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techos de madera registrables 01Today we are going to try to clarify an important issue about the visual performance of accessible wood ceilings, particularly those using concealed mounting systems.

Often, when ordering the installation of accessible wood ceilings, one has a mistaken idea of how it will look in the end. One may expect the ceiling to appear like a perfectly smooth, continuous surface with imperceptible joints, clean and without breaks, like a floor or a wall. The truth is that, although we can come very close to achieving it, we never fully do for two very clear reasons:

 

    • these are accessible installations (common in ceilings) and not continuous installations (as used in floors and walls), so they require a complete grid of panel joints that break the sense of unity to allow, by definition, the movement of the wood panels.
    • The characteristics of wood, as a building and decorative material, make it very susceptible to changes in temperature and humidity. These produce slight physical-mechanical movements (expansion, contraction and warping) that manifest themselves as slight buckling or warping that breaks up the uniformity of the surface.

 

We will now explain how accessible wood ceilings are installed and what options we have to conceal these small, but inevitable, visual alterations.

 

How are false accessible wood ceilings installed?

For the installation of accessible wood ceilings, standard suspension systems are used, such as T-15 Exposed Profile, T-24 Exposed Profile, T-15 Semi-Visible Profile, T-24 Semi-Visible Profile, Fineline Profile, T-15 Concealed Profile or T-24 Concealed Profile, among others. With these suspension systems, the panels simply rest on the profile without any type of clip, staple or tongue and groove system to hold them in place (such as those used for walls or floors). It is precisely these systems that make it possible to move a single ceiling panel without touching the others to gain access to the plenum. These are the ones that make an accessible ceiling accessible. However, by allowing the movement of the panels, they also make it possible for the panels to buckle or warp, due to the changes that temperature or humidity can cause in the wood.

 

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Does it happen with all systems?

In fact, yes, this is the case with all of the standard suspension systems mentioned above. However, with some of them this effect can be largely disguised.

We have to distinguish between exposed, semi-exposed or concealed mounting systems, depending on whether the profile supporting the panels is exposed or not.

In hidden profile systems, Hidden Profile T-15 or Hidden Profile T-24, the panels are supported on the profile, but the profile is not visible because the wood “surrounds” and hides it, so that from the ground we only see the continuous attached wood panels. In these cases, when some kind of physical-mechanical movement of expansion/contraction of the wood occurs, it is detectable by the small visual alteration that may occur between panels.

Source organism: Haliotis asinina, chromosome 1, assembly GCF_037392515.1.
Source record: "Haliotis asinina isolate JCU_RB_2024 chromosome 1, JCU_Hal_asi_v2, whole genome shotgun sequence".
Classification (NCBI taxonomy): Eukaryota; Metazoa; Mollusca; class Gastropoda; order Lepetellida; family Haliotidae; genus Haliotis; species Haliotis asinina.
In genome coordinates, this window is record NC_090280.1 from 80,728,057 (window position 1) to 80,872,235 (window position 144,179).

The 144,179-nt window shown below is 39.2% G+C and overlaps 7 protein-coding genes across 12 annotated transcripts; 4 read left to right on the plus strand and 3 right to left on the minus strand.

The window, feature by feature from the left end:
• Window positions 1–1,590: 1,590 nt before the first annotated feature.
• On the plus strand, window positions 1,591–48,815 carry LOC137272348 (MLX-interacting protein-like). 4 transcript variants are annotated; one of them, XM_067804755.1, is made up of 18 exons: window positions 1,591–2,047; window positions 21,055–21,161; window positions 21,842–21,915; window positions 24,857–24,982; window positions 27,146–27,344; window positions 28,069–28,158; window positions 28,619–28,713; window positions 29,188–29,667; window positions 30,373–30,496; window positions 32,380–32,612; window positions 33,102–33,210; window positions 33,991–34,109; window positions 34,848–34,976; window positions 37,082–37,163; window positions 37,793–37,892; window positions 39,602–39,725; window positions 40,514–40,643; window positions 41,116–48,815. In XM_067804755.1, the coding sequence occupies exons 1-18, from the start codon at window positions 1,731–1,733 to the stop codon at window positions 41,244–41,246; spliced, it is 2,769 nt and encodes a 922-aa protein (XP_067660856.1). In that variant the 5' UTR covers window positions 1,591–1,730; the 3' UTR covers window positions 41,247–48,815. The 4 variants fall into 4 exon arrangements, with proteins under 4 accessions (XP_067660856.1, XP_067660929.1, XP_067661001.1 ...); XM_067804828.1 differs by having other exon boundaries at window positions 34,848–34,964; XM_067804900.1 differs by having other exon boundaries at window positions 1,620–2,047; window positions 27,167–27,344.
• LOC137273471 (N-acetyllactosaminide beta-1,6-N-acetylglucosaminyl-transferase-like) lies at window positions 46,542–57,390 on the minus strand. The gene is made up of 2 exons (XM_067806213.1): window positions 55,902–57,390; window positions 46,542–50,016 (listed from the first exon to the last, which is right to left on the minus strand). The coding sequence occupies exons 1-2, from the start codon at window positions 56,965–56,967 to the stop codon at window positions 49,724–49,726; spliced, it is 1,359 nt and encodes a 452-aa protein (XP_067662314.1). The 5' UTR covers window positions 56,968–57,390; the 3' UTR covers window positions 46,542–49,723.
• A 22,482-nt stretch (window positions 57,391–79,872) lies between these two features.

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On the other hand, with profiles that are partially or completely visible, such as Exposed Profile T-15, Exposed Profile T-24, Semi-Visible Profile T-15, Semi-Visible Profile T-24, Fineline Profile, the wood panels are not visually continuous to start with. The visible profile marks the separation between panels, breaks the sense of continuity and visually absorbs small alterations in ceiling planimetry. With these profiles, the physical-mechanical movements of expansion and contraction of the wood will still occur, but the possible visual effect will be completely concealed.

 

 

To sum up…

If you want a perfectly smooth, continuous wood ceiling, you will need to opt for a continuous ceiling with a tongue and groove mounting system, or with a clip or staple, but it will not be accessible.

On the other hand, if, for technical or practical reasons, you require an accessible ceiling, your expectations regarding its flatness and sense of continuity may have to change.

If you use hidden profiles, you will see and need to accept some buckling and warping caused by physical changes in the wood. If, however, you use visible, semi-visible or fineline profiles, these effects, which will also occur, will be concealed. Thus, this last option would be ideal when we want a false accessible wood ceiling with the greatest sense of continuity and a flat surface as close as possible to that offered by continuous ceilings.

 

 

 

If you liked this post about accessible wood ceilings, you may also be interested in:

 

- Tongue and groove system for installing acoustic panels on walls

- Acoustic panels for theatres: the new Espacio Escénico Ciudad de Maracena

- The importance of acoustics in restaurants and bars

- European wood acoustic panels; Is wood from European forests better?

 

 

 

 

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